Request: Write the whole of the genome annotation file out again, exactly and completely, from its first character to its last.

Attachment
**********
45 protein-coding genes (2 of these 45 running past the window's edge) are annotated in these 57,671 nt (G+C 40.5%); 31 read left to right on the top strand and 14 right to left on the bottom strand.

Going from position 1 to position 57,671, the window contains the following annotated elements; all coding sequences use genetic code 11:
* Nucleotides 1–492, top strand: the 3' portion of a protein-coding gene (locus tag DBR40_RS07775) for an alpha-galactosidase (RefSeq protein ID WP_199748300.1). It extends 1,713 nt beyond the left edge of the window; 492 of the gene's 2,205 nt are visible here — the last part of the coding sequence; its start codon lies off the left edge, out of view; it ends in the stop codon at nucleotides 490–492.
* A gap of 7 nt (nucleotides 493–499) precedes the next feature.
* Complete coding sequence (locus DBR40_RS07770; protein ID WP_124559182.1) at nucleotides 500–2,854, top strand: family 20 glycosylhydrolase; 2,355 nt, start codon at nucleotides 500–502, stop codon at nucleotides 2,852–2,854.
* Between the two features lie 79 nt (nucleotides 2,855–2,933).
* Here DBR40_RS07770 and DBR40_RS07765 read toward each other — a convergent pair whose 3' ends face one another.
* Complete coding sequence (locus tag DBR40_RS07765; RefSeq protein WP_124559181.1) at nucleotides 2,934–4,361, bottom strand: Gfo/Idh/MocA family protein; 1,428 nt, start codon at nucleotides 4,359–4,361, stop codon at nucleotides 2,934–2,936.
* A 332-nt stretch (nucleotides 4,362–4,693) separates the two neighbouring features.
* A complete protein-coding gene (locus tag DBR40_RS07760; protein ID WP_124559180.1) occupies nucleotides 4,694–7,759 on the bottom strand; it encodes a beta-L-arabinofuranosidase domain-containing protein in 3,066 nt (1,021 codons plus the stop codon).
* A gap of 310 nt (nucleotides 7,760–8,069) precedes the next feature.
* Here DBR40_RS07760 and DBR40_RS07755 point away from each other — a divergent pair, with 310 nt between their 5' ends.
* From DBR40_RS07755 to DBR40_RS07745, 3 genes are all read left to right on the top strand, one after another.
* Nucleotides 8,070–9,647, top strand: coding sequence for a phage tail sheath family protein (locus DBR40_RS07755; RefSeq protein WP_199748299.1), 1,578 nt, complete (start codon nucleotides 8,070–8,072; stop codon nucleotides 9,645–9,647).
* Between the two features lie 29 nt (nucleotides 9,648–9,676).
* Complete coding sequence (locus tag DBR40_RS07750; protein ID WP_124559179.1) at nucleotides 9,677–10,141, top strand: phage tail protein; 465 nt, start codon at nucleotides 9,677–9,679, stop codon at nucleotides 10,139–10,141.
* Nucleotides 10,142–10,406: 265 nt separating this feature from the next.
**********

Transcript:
45 protein-coding genes (2 of these 45 running past the window's edge) are annotated in these 57,671 nt (G+C 40.5%); 31 read left to right on the top strand and 14 right to left on the bottom strand.

Going from position 1 to position 57,671, the window contains the following annotated elements; all coding sequences use genetic code 11:
* Nucleotides 1–492, top strand: the 3' portion of a protein-coding gene (locus tag DBR40_RS07775) for an alpha-galactosidase (RefSeq protein ID WP_199748300.1). It extends 1,713 nt beyond the left edge of the window; 492 of the gene's 2,205 nt are visible here — the last part of the coding sequence; its start codon lies off the left edge, out of view; it ends in the stop codon at nucleotides 490–492.
* A gap of 7 nt (nucleotides 493–499) precedes the next feature.
* Complete coding sequence (locus DBR40_RS07770; protein ID WP_124559182.1) at nucleotides 500–2,854, top strand: family 20 glycosylhydrolase; 2,355 nt, start codon at nucleotides 500–502, stop codon at nucleotides 2,852–2,854.
* Between the two features lie 79 nt (nucleotides 2,855–2,933).
* Here DBR40_RS07770 and DBR40_RS07765 read toward each other — a convergent pair whose 3' ends face one another.
* Complete coding sequence (locus tag DBR40_RS07765; RefSeq protein WP_124559181.1) at nucleotides 2,934–4,361, bottom strand: Gfo/Idh/MocA family protein; 1,428 nt, start codon at nucleotides 4,359–4,361, stop codon at nucleotides 2,934–2,936.
* A 332-nt stretch (nucleotides 4,362–4,693) separates the two neighbouring features.
* A complete protein-coding gene (locus tag DBR40_RS07760; protein ID WP_124559180.1) occupies nucleotides 4,694–7,759 on the bottom strand; it encodes a beta-L-arabinofuranosidase domain-containing protein in 3,066 nt (1,021 codons plus the stop codon).
* A gap of 310 nt (nucleotides 7,760–8,069) precedes the next feature.
* Here DBR40_RS07760 and DBR40_RS07755 point away from each other — a divergent pair, with 310 nt between their 5' ends.
* From DBR40_RS07755 to DBR40_RS07745, 3 genes are all read left to right on the top strand, one after another.
* Nucleotides 8,070–9,647, top strand: coding sequence for a phage tail sheath family protein (locus DBR40_RS07755; RefSeq protein WP_199748299.1), 1,578 nt, complete (start codon nucleotides 8,070–8,072; stop codon nucleotides 9,645–9,647).
* Between the two features lie 29 nt (nucleotides 9,648–9,676).
* Complete coding sequence (locus tag DBR40_RS07750; protein ID WP_124559179.1) at nucleotides 9,677–10,141, top strand: phage tail protein; 465 nt, start codon at nucleotides 9,677–9,679, stop codon at nucleotides 10,139–10,141.
* Nucleotides 10,142–10,406: 265 nt separating this feature from the next.